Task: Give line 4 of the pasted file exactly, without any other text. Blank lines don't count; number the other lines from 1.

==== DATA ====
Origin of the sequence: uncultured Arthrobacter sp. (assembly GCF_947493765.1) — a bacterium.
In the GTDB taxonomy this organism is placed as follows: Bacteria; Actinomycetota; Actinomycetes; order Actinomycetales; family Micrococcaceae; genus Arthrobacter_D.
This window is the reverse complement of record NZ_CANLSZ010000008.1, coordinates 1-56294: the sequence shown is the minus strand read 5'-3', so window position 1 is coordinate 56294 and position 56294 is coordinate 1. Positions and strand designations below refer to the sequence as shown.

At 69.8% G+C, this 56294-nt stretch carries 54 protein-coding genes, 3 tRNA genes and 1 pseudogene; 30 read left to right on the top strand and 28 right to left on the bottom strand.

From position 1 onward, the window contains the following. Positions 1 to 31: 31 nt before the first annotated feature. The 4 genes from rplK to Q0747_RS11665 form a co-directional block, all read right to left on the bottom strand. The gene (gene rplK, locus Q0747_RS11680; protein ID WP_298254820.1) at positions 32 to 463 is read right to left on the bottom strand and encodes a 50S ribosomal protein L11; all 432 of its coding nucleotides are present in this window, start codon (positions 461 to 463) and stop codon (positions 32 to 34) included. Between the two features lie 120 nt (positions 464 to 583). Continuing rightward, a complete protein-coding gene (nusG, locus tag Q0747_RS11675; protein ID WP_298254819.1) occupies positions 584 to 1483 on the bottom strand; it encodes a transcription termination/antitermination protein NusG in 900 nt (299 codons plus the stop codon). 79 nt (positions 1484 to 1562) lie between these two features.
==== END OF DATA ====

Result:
At 69.8% G+C, this 56294-nt stretch carries 54 protein-coding genes, 3 tRNA genes and 1 pseudogene; 30 read left to right on the top strand and 28 right to left on the bottom strand.